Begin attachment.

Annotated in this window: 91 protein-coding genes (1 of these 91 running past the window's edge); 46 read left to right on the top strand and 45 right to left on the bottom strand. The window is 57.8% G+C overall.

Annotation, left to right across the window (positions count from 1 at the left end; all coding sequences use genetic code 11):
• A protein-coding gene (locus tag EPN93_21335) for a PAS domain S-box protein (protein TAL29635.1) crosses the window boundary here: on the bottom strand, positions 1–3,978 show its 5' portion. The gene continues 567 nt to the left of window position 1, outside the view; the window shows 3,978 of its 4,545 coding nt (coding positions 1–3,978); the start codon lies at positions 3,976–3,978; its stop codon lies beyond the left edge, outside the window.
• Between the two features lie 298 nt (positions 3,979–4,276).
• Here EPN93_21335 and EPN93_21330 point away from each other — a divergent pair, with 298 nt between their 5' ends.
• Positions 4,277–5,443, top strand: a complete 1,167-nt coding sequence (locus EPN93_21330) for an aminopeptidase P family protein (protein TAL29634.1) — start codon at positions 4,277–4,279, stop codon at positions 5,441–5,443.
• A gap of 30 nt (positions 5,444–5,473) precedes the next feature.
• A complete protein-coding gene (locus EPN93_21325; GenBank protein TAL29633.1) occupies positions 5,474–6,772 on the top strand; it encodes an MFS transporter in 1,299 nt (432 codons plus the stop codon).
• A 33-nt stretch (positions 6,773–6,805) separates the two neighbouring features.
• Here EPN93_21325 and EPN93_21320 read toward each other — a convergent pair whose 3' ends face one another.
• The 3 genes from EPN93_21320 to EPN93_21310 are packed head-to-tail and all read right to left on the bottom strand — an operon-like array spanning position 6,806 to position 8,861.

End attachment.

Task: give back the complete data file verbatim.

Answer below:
Annotated in this window: 91 protein-coding genes (1 of these 91 running past the window's edge); 46 read left to right on the top strand and 45 right to left on the bottom strand. The window is 57.8% G+C overall.

Annotation, left to right across the window (positions count from 1 at the left end; all coding sequences use genetic code 11):
• A protein-coding gene (locus tag EPN93_21335) for a PAS domain S-box protein (protein TAL29635.1) crosses the window boundary here: on the bottom strand, positions 1–3,978 show its 5' portion. The gene continues 567 nt to the left of window position 1, outside the view; the window shows 3,978 of its 4,545 coding nt (coding positions 1–3,978); the start codon lies at positions 3,976–3,978; its stop codon lies beyond the left edge, outside the window.
• Between the two features lie 298 nt (positions 3,979–4,276).
• Here EPN93_21335 and EPN93_21330 point away from each other — a divergent pair, with 298 nt between their 5' ends.
• Positions 4,277–5,443, top strand: a complete 1,167-nt coding sequence (locus EPN93_21330) for an aminopeptidase P family protein (protein TAL29634.1) — start codon at positions 4,277–4,279, stop codon at positions 5,441–5,443.
• A gap of 30 nt (positions 5,444–5,473) precedes the next feature.
• A complete protein-coding gene (locus EPN93_21325; GenBank protein TAL29633.1) occupies positions 5,474–6,772 on the top strand; it encodes an MFS transporter in 1,299 nt (432 codons plus the stop codon).
• A 33-nt stretch (positions 6,773–6,805) separates the two neighbouring features.
• Here EPN93_21325 and EPN93_21320 read toward each other — a convergent pair whose 3' ends face one another.
• The 3 genes from EPN93_21320 to EPN93_21310 are packed head-to-tail and all read right to left on the bottom strand — an operon-like array spanning position 6,806 to position 8,861.